How to plant a Pennsylvania wildflower garden

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Black-eyed Susans
Black-eyed Susans

More and more gardeners are turning away from ornamentals in favor of native wildflowers, and I’m not surprised.

There are many reasons to welcome wildflowers to your landscape. Wildflower gardens are an oasis for diminishing pollinator populations facing habitat loss. Made up of native plants, they’re easy to establish and maintain. They help preserve biodiversity by providing food and shelter for local wildlife. And there’s no denying their beauty.

If they are planted and cared for properly, wildflower gardens are an opportunity to impact your local ecosystem in a big way.

Why native wildflowers?
Choosing Pennsylvania wildflowers
Planting in the fall for success in the spring
Purchasing seeds and plants
Pennsylvania wildflowers

Why native wildflowers?

You don’t have to be a full-blown nature conservationist to see why choosing native plant varieties for your garden is a no-brainer. Native plants are best suited to the weather, sunlight and seasons in your region. In Pennsylvania, as with most of the Midwest, native plants grow in a variety of environments under different conditions — wet or dry, sun or shade, soils with high or low fertility and acidic or clay-like soils. There are varieties in bloom throughout the growing season. They can provide food and shelter to wildlife. They help control erosion and filter stormwater.

So what does that mean to you?

  • Because native plants are adapted to your climate, they will require less maintenance.
  • Because they are versatile in many environments, you shouldn’t have to alter the growing conditions in your garden for success.
  • Because they bloom from spring through fall, your garden has the potential to be vibrant and colorful throughout the growing season.
  • Because local wildlife depend on native plants, you can help struggling populations facing habitat loss.
  • Because they help manage runoff, native plants can improve the overall health of your yard.

If you take the time to make the right choices for your garden, planting natives can save you time and money, while helping the environment simultaneously.

Choosing Pennsylvania wildflowers

Although native wildflowers have a lot of advantages over exotic plant varieties, it’s still important to choose plants suited to the growing conditions of your garden.

Things to consider:

1. What kind of soil do you have? Is it heavy clay or silty loam? Is it high or low in organic matter? Does it dry out quickly or hold moisture?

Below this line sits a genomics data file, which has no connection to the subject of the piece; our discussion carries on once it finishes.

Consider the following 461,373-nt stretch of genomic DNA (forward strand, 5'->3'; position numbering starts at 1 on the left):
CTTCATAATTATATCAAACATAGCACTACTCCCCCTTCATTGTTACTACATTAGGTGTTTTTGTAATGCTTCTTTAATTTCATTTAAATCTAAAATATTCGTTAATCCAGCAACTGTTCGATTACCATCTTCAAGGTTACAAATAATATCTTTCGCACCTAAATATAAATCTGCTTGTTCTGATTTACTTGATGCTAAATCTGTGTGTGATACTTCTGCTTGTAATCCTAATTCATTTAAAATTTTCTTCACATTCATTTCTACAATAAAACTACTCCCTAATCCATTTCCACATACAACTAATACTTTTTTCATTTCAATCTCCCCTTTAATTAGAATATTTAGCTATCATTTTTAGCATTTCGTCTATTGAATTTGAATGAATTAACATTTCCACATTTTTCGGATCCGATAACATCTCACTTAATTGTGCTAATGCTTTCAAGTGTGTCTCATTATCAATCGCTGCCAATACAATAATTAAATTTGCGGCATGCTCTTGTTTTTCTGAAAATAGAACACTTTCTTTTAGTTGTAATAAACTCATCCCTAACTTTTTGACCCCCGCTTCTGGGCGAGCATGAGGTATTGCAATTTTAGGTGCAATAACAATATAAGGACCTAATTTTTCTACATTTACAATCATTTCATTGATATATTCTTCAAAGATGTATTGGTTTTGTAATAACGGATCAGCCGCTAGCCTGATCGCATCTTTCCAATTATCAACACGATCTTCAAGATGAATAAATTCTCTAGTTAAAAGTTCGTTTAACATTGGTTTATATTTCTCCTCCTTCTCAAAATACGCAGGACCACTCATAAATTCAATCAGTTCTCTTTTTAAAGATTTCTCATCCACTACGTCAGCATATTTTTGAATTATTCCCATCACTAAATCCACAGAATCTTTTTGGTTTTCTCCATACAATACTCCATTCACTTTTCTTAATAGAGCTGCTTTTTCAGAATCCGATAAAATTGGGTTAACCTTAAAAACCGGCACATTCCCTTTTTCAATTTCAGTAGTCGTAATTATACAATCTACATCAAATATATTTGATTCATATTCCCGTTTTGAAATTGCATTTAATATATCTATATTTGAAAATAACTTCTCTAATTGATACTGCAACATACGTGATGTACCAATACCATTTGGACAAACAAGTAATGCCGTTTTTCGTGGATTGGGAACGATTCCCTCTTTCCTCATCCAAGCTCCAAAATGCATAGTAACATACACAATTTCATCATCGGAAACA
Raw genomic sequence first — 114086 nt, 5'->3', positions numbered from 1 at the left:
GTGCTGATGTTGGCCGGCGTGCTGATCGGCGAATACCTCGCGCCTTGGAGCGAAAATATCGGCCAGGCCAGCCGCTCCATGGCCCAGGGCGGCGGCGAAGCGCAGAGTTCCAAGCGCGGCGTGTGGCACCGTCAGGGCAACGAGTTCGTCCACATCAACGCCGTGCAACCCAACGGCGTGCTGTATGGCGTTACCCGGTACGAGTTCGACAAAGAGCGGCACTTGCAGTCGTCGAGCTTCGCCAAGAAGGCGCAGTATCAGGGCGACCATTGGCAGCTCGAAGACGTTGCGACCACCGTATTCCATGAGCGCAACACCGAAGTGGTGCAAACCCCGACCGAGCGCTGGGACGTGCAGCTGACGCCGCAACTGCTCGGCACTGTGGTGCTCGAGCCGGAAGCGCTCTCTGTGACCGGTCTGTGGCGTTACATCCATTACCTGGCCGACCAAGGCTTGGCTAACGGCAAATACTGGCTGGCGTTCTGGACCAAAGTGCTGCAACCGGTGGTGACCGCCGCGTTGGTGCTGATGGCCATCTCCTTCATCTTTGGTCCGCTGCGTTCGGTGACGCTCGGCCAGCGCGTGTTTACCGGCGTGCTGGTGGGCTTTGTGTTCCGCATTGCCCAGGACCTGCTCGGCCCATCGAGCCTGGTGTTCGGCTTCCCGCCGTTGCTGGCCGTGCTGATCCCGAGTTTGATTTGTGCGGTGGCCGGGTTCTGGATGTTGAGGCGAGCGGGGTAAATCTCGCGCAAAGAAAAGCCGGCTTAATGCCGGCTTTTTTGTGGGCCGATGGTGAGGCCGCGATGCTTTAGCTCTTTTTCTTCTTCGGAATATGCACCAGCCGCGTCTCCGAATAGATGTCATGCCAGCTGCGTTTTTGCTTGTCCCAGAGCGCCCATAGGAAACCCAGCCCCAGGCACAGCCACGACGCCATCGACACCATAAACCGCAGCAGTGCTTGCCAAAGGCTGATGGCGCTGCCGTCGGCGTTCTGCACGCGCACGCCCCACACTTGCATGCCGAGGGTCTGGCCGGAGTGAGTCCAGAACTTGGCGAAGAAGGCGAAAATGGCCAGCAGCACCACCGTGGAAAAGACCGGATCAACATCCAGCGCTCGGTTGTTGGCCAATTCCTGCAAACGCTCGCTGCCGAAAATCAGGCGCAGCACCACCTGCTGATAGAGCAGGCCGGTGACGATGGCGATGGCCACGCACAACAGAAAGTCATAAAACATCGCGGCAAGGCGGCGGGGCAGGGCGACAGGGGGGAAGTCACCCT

2. Is your garden in sun, partial sun or shade?

3. How much room do you have available?

By asking these questions in advance and choosing plants with similar needs, your garden will thrive with less care. You can determine which wildflowers are suited to the growing conditions offered by your garden throughout the year by visiting a nearby nature preserve in the spring, summer and fall. Observing native plants in their natural habitat will help you gauge what you’ll have the easiest time growing and visiting throughout the year will help you plan for each season.

Planting in the fall for success in the spring

In Pennsylvania, spring to early summer and fall are the best times to plant wildflower gardens. Follow these steps to successfully establish your wildflower garden:

1. Soil, sunlight and size. These are the three biggest factors you need to consider before choosing natives, as mentioned above. You need to determine how many hours of direct sunlight your garden gets, complete a soil test and measure the size of your garden before purchasing seed. This will help you determine what type of seed and how much seed to buy.

2. Remove any turf and weeds. Before you plant your garden, you’ll need to remove turf and weeds. You can try doing this by hand or by putting black sheet mulch over the area to smother any vegetation underneath.

3. Cultivate soil. Many wildflowers don’t need fertilizer and some will even do poorly in highly-fertilized soil. However, depending on the results of your soil test and the type of seed you selected, you may want to add compost. Compost is beneficial for plants that require moist soil, high in organic matter. Once you’ve added any necessary soil aments, cultivate it to a depth of 8-10 inches.

4. Spreading seed. If you choose to purchase seed or a seed mix, you’ll want to spread it diagonally one way and then spread it diagonally the opposite way in an ‘X’ formation. Then gently rake loose soil over the seed.

5. Planting wildflowers. If you purchased plants, be sure to plant them at the same depth as when they were in their containers. Once you’ve determined the proper depth, backfill. For root-bound plants, free the root system by gently pulling it apart. 

6. Water. As with any newly planted flowers, you’ll want to water your wildflower garden thoroughly. You may need to water it until your new plants are well established; however, it will need little or no additional water after that point.

Purchasing seeds and plants

Always purchase wildflowers from a reputable source that offers only plants grown in-house. Collecting plants from the wild or purchasing from a nursery selling plants collected from the wild causes depletion of native species and disruption of the local ecosystem. Additionally, plants collected from the wild rarely survive relocation.